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Of course.  With their demographic defeat they knew two things would happen.

1.  The Federalist / Whig / Republican platform of internal improvements would benefit the Northern states, because they are the majority.
2.  The taxes to pay for these improvements would be laid on the Southern states, because they are the minority.

Economics is powerful and subtle, and most politicians are idiots.

No, all people are political (says Aristotle).  And monkeys (says Darwin).  It is a wonder history has anything other than disasters.

The South was trying to escape this demographic problem by expanding their culture to Central America.  Ever hear of the first American President of Nicaragua?  William Walker.  Just extending the planation economy.  It was Cornelius Vanderbilt who stopped it, with his para militaries.  Blackwater isn't new.  Remember in public discourse, Ignorance is Strength!

Cavebear - yes, in NE you are taught propaganda favorable to your section of the country.  The kids should be made to watch The Crucible every year.
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Offline Cavebear

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Of course.  With their demographic defeat they knew two things would happen.

1.  The Federalist / Whig / Republican platform of internal improvements would benefit the Northern states, because they are the majority.
2.  The taxes to pay for these improvements would be laid on the Southern states, because they are the minority.

Economics is powerful and subtle, and most politicians are idiots.

The South had opportunities for technological advancement, but refused them because they did not advance their slavery-oriented economic system.  In refusing those technological advancements (railroads, telegraphs, assembly-line work, interchangeable machine parts, free trade, multiple trade goods, efficient shipping (the fastest boats in the world were not called "Yankee Clippers" for no reason), etc.

The South had only cotton and tobacco, and depended on others to ship their raw materials overseas.  They were essentially a colony of England and France and the North who turned their raw products into higher value finished products like cloth. 

The South essentially doomed itself.  In hindsight, of course.  Yet, even if they had realized it, how could they have changed their economy and kept their slaves?  They couldn't let the slave economy go, because their social status depended on having slaves to work their fields and cater to their every whim in the manor. 

Well, gee, they could have freed the slaves and bought labor.  It worked everywhere else...
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Offline Baruch

Cavebear ... partly true, happens with the establishment in every economic zone .. they try to enhance the status quo.  But the Yankees got help from reptilian aliens, and the South didn't ;-)  There is a canard, that the Romans didn't invent industrialism, because slaves were cheaper.  This is partly true, even though steam engines existed in Alexandria in Roman times.  There were a few labor saving machines in local areas, where slave labor wasn't available ... watermills in Gaul for example.  Slavery didn't become uncompetitive until the Black Death killed off half of Europe, driving up the value/cost of labor.  That is when the early industrial revolution (looms in Belgium and coal in Britain) got going.  Yes, looms were high tech in 1300.  Women traditionally didn't even have a spinning wheel, they used the distaff and spindle technique.  And knit or crocheted the yarn into cloth.  Machinery to help women didn't get going until late, because they are always freely available drudge labor (sorry ladies, but it is true).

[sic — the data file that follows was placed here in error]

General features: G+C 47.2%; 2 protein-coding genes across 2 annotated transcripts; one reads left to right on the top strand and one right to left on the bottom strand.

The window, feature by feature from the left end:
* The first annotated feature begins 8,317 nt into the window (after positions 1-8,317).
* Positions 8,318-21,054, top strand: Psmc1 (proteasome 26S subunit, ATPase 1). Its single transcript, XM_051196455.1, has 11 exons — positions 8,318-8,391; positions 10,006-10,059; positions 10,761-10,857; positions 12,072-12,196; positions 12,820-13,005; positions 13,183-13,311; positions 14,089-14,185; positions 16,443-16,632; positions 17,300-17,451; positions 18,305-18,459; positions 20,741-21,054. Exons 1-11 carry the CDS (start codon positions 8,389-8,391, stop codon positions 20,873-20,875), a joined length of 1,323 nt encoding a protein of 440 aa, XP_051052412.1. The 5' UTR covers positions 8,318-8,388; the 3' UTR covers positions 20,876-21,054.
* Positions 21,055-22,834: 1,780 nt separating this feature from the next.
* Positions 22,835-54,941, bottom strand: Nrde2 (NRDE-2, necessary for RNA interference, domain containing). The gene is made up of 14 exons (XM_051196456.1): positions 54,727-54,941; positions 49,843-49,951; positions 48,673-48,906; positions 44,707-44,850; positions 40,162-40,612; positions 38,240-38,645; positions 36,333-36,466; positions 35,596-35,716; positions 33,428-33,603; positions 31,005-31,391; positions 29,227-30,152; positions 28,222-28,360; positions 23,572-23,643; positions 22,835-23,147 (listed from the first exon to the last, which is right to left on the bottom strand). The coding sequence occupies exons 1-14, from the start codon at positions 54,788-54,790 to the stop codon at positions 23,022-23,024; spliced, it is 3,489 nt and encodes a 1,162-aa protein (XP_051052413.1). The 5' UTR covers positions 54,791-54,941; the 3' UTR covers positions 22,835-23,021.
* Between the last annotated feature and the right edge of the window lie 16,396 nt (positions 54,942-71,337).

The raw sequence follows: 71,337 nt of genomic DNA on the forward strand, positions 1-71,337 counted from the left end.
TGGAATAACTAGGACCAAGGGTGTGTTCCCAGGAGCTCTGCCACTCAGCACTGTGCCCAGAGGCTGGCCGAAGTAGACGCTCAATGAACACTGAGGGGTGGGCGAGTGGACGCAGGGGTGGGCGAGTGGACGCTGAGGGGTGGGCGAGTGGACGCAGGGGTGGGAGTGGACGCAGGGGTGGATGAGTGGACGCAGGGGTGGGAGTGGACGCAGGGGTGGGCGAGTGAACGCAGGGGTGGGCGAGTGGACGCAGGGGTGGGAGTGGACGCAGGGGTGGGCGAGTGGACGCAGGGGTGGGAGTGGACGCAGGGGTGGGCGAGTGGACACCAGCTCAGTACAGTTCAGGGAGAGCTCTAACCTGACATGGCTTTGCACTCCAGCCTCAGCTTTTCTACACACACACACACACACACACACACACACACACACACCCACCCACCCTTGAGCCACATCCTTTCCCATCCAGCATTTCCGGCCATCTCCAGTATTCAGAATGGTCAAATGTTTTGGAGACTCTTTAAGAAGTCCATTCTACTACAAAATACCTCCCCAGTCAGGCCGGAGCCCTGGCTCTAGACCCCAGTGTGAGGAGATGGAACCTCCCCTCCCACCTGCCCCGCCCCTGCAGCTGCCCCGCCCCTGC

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Offline Cavebear

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Cavebear ... partly true, happens with the establishment in every economic zone .. they try to enhance the status quo.  But the Yankees got help from reptilian aliens, and the South didn't ;-)  There is a canard, that the Romans didn't invent industrialism, because slaves were cheaper.  This is partly true, even though steam engines existed in Alexandria in Roman times.  There were a few labor saving machines in local areas, where slave labor wasn't available ... watermills in Gaul for example.  Slavery didn't become uncompetitive until the Black Death killed off half of Europe, driving up the value/cost of labor.  That is when the early industrial revolution (looms in Belgium and coal in Britain) got going.  Yes, looms were high tech in 1300.  Women traditionally didn't even have a spinning wheel, they used the distaff and spindle technique.  And knit or crocheted the yarn into cloth.  Machinery to help women didn't get going until late, because they are always freely available drudge labor (sorry ladies, but it is true).

Your problem is such that people on the Board COULD believe you saying there were aliens involved in the North's victory.  You bring it on yourself.

The slave labor ecomomy only made strictly economic sense when machines weren't available.  Every where machines replaced basic human labor, slavery died.  Only in the South did machinery (the cotton gin) not lead to the end of slavery.  No plantation owner could have afforded household slaves otherwise.